'95 was still the Stone Age for BWCAW reservations. Can't say I was any better. Back then it was either a phone call after the beginning of reservations or a written form submitted before some date near the middle of January. Nowadays you can go online, see what's open, then click on where and when.
Yes, we did get the dates hoped for. But those dates were merely a guess. As usual, everything depended on weather and ice out. Both of which required a better crystal ball than the one I had hidden under the bed. All it takes is a cold March followed by a slow warmup and it's still dogsled time in the great northwoods come May 20th.
Even if the lakes have thawed, the water may be too cold for the bass to be thinking of babies. And spawning time is the key. Just before is great. Two weeks after is good. In between and it's casting practice. Hit it on the nose and the ladies will leap out of their beds to protect the young soon to be there. Not a nice thing for a fisherman to do throwin' hooks at those mothers-to-be but it's oh so much fun.
East Pike's saving grace is it's big pike. They spawn earlier than the bass. About the time the smallies are on the beds, the pike are getting hungry again. There's not a lot of them but they average five pounds. That number comes from the DNR and from experience. And a twenty pounder is an honest possibility. Pike, bass, I like 'em both.
Almost forgot. The only possible downside for fishing on East Pike is water temperatures near to ice out. If they're still in the mid-forties or lower... well you don't want to think about that possibility when you're guessing on dates.
Then there's the black fly and mosquito quotient. Mid-June can be hell in camp and on the portage. Short and sweet, Mother Nature holds the cards. A guy I used to work with said he was always hoping for a trifecta; good weather, no bugs, great fishing. And the odds were about seven to one against.
Bought a new canoe and sold the old fifteen footer. A wise man would have already figured out he was going to do this canoeing/camping thing for a while and gone into a quality kevlar unit right off the bat. All I could see was the price tag. Even back in the mid-90s a Wenonah was topping fifteen hundred bucks. A seventeen foot Alumacraft at four-fifty was more up my alley.
Besides, the Alumacraft's sixty-four pounds was less than I'd carried every day in Vietnam. That I was now nearly thirty years older didn't factor in. Hell, I was going to live forever and feel good every step of the way. Didn't need no stinkin' forty-two pound ultralight. Figured, the next thing you know they'll have 'em in pink. You'd have thought a man sneaking up on his fiftieth birthday could have easily seen that didn't make much sense.
As it turned out I still have the Alumacraft. At sixty-five I'm just as fit and trim as ever. However, the canoe has put on quite a few pounds. Sure didn't see that coming.
Spring was slow in arriving that year. Ice out was normal. East Pike sits relatively close to Superior as the crow flies. And that's a big deal. The ice can be off the water seventy-five miles northwest and East Pike will still be white and tight. Normal ice out is in the first week of May and is usually followed by a near daily rise in water temperature. The hitch in the Spring of '95 had to do with the serious cool down that followed the thaw.
At ice out lake water turns over and evens out at a hair over thirty-nine degrees. By the time the five of us headed up north it may have even dropped a degree or two. Cold, cold water. But though Spring wasn't doing its bit, my hope was springing eternally. The fisherman's prayer goes something like, "You never know, eh. You never know." Weather be damned, this might be the trip of a lifetime.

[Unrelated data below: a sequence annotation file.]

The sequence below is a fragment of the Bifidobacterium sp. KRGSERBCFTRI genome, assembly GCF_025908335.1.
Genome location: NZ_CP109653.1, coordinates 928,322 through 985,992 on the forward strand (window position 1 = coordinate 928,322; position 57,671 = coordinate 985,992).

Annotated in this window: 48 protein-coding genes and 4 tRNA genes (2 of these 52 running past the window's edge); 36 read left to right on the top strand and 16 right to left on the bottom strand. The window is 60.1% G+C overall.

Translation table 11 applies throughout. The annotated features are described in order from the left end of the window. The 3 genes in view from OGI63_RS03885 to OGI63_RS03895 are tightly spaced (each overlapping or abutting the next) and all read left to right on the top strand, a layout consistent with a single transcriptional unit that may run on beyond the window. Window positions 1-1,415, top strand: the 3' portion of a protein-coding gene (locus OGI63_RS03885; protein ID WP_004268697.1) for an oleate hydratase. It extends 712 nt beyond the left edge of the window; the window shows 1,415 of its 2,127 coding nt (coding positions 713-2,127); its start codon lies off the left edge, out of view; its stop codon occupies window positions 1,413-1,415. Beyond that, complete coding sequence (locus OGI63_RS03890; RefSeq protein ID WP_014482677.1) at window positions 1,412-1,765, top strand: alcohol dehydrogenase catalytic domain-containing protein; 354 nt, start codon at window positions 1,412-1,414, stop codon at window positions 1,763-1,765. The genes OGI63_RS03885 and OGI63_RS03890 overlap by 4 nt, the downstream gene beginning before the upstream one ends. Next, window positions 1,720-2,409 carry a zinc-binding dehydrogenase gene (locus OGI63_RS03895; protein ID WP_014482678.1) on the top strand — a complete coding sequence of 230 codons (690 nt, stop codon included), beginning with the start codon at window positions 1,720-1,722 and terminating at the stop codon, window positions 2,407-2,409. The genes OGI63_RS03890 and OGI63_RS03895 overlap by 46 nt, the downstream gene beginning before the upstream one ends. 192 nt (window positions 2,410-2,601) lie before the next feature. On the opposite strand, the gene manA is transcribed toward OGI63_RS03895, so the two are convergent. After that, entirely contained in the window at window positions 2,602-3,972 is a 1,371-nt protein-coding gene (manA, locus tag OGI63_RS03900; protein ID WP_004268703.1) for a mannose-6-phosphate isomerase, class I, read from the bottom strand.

There were five of us as Brian couldn't make the trip. Backed out at the last moment 'cause his five year old son had broken an arm while shopping with his mom. Mom's shopping for clothes. Clothes are on racks. Kid feels the need to be a monkey, climbs rack. Kid realizes he's not a monkey. Panics and falls from rack. Arm breaks. Dad misses fishing trip he's been looking forward to for close to a year. Uncle finds himself with an odd number of fisherman. Has to rent a solo canoe. Doesn't get to use new canoe. Brother and his son-in-law put first scratches in new canoe. Uncle pisses and moans. Age old story.
In addition to the solo canoe, tent, packs, two sleeping bags and self inflating pads had to be rented for three of the gang. Didn't much matter how well we tried to put it all together our load could still barely fit into three canoes. Guess we still had much to learn.
At the time, my idea was we were in the second year of a tradition that would pass on down through the generations. Maybe in some haphazard, skip a decade here and there, it will. But as an every year thing, at least as far as a group goes, we were in the middle of a three year run. Of course there were reasons and I'll get to them in passing.
The drill was the same. The drive to Little John. Paddle down the rapids. Then a spirited hard paddle west on John. Almost a race. Almost. I'd never paddled a solo before. I was used to steering an erratic course in a tandem canoe. But in the tandem I found myself zigging when I should have been zagging. The zig part I had down pat. I could zig with the best of them. But sometimes you've just got to zag. Anyhow, my view of the other four as they paddled off into the distance was magnificent. At least that was my excuse.
An example of our gear was one of my nephew's sleeping bags. When you're packing four days of living on your back, a sleeping bag should stuff down to about football size. His nearly filled a portage pack. Lucky we were only doing the one portage. As it was, we looked something like a parade of red ants tromping through the jungle bringing home dinner. Each of us with a leaf or bug part hoisted above and moving single file. What should have been done in twenty-five minutes dragged out to an hour plus. We needed porters.